Jan 5, 2018

Steve Bannon was warned

Illustration: Lazaro Gamio / Axios

Friends and allies of Steve Bannon had been warning him for weeks to lay off Jared Kushner — telling him that President Trump would turn against him if he kept publicly attacking the son-in-law.

What we're hearing: Tommy Hicks, a Trump campaign fundraiser and the chairman of the favored pro-Trump outside group America First Policies, relayed a message from the White House to Bannon to "knock it the f— off" or else Trump would blow him up, according to two sources with direct knowledge.

Republican operative Arthur Schwartz was another of Bannon's friends who warned him about fixating on Jared too much and pushing Trump over the edge.

Both Schwartz and Hicks declined to comment.

The Hill's Jonathan Easley broke the news — and I can confirm his reporting — that on Wednesday morning Bannon and his allies were preparing to issue a statement disowning his damaging comments about the president's eldest son Don Junior.

Easley reports:

  • "Bannon on Wednesday was about to issue a statement praising Donald Trump Jr. and disputing his quotes in a book from Michael Wolff, but the statement was spiked after President Trump went nuclear on his former chief strategist."
  • "Bannon's aides sought to impress upon him the need to put out a statement quickly. The aides had crafted a statement, which was pending Bannon's approval, when the White House beat him to the punch."
  • "In the unreleased statement, Bannon had planned to call Trump Jr. a patriot and dispute the account in Wolff's book... in which Bannon described Trump Jr. as 'treasonous' and 'unpatriotic' for setting up a 2016 meeting at Trump Tower with a Russian lawyer."

What's next: Some of Bannon's closest allies are urging him to still issue such a statement and make peace with Trump and his family. Bannon is resisting. He's quite like Trump in this respect: he views any apology or admission of error as a sign of weakness. But it may be the only way to preserve some sort of a political future for himself.

Go deeper

Facebook to block ads from state-controlled media entities in the U.S.

Illustration: Rebecca Zisser/Axios

Facebook said Thursday it will begin blocking state-controlled media outlets from buying advertising in the U.S. this summer. It's also rolling out a new set of labels to provide users with transparency around ads and posts from state-controlled outlets. Outlets that feel wrongly labeled can appeal the process.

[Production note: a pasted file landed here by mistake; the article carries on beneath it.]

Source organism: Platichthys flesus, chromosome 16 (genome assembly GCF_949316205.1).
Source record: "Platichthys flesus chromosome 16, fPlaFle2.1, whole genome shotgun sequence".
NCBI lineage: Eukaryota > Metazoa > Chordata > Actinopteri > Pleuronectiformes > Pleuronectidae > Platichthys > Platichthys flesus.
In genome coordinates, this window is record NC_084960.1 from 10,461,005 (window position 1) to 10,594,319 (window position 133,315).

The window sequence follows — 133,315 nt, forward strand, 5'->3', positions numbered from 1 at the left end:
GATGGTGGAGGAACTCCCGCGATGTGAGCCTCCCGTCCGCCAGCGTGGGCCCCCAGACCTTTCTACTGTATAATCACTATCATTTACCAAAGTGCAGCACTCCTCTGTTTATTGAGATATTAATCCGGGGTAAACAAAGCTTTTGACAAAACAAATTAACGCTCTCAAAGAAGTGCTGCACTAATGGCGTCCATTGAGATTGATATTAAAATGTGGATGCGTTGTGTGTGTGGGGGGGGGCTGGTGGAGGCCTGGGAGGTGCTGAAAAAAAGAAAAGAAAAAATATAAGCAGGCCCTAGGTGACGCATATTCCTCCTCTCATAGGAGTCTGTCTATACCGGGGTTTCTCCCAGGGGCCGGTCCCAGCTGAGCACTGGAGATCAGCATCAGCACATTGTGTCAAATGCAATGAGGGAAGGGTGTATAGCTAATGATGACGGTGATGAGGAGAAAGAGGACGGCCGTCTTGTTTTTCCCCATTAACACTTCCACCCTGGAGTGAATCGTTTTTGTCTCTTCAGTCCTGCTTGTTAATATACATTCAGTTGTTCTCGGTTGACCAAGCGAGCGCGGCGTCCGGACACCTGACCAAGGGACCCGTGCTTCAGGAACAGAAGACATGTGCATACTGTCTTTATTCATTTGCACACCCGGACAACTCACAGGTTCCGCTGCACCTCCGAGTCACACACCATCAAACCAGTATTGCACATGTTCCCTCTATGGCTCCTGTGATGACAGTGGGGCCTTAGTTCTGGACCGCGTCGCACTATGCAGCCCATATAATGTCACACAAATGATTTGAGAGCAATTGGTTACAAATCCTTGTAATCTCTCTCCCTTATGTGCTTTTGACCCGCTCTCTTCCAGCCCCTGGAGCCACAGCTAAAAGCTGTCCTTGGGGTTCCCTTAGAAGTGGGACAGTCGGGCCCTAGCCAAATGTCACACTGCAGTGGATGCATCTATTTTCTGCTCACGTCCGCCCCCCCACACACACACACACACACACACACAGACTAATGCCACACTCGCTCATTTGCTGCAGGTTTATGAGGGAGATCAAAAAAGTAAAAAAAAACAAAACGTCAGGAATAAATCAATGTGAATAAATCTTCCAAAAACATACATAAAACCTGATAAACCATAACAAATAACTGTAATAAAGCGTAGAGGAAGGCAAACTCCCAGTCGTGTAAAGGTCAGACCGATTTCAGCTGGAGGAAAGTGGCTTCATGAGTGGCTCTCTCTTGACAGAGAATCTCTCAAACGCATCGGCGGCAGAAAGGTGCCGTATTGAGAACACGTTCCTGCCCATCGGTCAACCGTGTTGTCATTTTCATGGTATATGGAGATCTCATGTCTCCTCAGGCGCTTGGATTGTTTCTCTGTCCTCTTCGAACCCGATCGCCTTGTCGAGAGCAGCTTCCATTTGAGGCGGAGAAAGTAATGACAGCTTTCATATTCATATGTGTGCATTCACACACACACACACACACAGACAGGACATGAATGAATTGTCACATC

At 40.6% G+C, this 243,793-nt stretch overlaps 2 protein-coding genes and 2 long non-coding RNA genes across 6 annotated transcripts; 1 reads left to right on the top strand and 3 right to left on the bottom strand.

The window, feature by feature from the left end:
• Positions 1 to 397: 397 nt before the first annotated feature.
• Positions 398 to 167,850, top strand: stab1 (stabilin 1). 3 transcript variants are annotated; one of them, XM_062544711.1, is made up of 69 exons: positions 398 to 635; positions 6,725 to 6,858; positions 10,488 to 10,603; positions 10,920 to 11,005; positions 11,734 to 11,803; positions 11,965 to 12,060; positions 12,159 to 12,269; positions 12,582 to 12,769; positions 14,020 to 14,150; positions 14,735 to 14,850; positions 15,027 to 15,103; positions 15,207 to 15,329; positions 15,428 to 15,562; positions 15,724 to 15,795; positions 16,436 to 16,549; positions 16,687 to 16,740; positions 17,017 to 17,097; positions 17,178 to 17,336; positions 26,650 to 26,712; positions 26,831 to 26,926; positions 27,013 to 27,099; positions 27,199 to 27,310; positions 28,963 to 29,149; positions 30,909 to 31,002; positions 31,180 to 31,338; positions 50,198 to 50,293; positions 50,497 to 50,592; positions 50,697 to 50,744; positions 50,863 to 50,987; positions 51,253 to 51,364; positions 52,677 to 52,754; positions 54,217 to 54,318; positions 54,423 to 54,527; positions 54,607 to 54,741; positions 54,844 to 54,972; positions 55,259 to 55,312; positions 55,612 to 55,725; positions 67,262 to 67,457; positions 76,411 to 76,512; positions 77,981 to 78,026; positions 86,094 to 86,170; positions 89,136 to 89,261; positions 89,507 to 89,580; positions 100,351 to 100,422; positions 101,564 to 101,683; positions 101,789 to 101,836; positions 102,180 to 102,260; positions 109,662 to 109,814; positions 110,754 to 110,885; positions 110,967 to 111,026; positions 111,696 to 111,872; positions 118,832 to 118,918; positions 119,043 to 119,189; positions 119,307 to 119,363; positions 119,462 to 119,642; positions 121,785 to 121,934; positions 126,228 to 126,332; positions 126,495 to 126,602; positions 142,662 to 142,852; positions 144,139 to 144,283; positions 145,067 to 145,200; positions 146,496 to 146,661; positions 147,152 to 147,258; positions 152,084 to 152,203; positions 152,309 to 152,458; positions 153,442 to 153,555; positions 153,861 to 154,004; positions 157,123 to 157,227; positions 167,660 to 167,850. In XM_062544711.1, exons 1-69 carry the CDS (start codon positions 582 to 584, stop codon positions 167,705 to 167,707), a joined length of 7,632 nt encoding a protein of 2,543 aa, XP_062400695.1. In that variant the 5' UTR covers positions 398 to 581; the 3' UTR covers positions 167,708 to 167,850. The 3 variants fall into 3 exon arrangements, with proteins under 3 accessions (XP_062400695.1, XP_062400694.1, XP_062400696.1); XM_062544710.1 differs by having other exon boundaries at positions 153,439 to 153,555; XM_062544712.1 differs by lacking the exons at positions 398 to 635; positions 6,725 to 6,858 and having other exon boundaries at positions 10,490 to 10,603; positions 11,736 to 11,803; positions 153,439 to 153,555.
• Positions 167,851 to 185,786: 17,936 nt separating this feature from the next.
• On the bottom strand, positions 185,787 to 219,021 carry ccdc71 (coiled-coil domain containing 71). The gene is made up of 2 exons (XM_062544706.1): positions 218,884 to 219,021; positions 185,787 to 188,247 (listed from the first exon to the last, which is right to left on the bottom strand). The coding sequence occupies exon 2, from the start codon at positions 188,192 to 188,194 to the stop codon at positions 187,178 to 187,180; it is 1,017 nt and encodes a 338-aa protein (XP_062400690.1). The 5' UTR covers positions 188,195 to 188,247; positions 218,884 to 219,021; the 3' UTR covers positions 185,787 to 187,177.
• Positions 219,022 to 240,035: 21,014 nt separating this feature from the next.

Why it matters: Nathaniel Gleicher, Facebook's head of security policy, says the company hasn't seen many examples yet of foreign governments using advertising to promote manipulative content to U.S. users, but that the platform is taking this action out of an abundance of caution ahead of the 2020 election.

Virginia governor announces removal of Richmond's Robert E. Lee statue

Photo: Andrew Lichtenstein/Corbis via Getty Images

Virginia Gov. Ralph Northam announced on Thursday that the state will remove the statue of Confederate Gen. Robert E. Lee from Richmond's historic Monument Avenue.

Why it matters: It's a watershed moment for Virginia, which has been at the center of a years-long national debate about whether Confederate monuments should be displayed publicly. That discussion reached a boiling point when protests about a statue of Lee in Charlottesville turned violent in 2017.

RNC expands convention search across the Sun Belt

Donald Trump, Mike Pence and their families on the last night of the Republican National Convention in Ohio in 2016. Photo: David Hume Kennerly/Getty Images.

The Republican National Committee is planning site visits over the next 10 days to more than a half-dozen cities — across the South and into Texas and Arizona — as it scrambles for a new convention host, people familiar with the internal discussions tell Axios.

Driving the news: The RNC's executive committee voted Wednesday night to allow most of the convention to move — with only a smaller, official portion remaining in Charlotte — after North Carolina's governor said the coronavirus pandemic would mean a scaled-back event with social distancing and face coverings.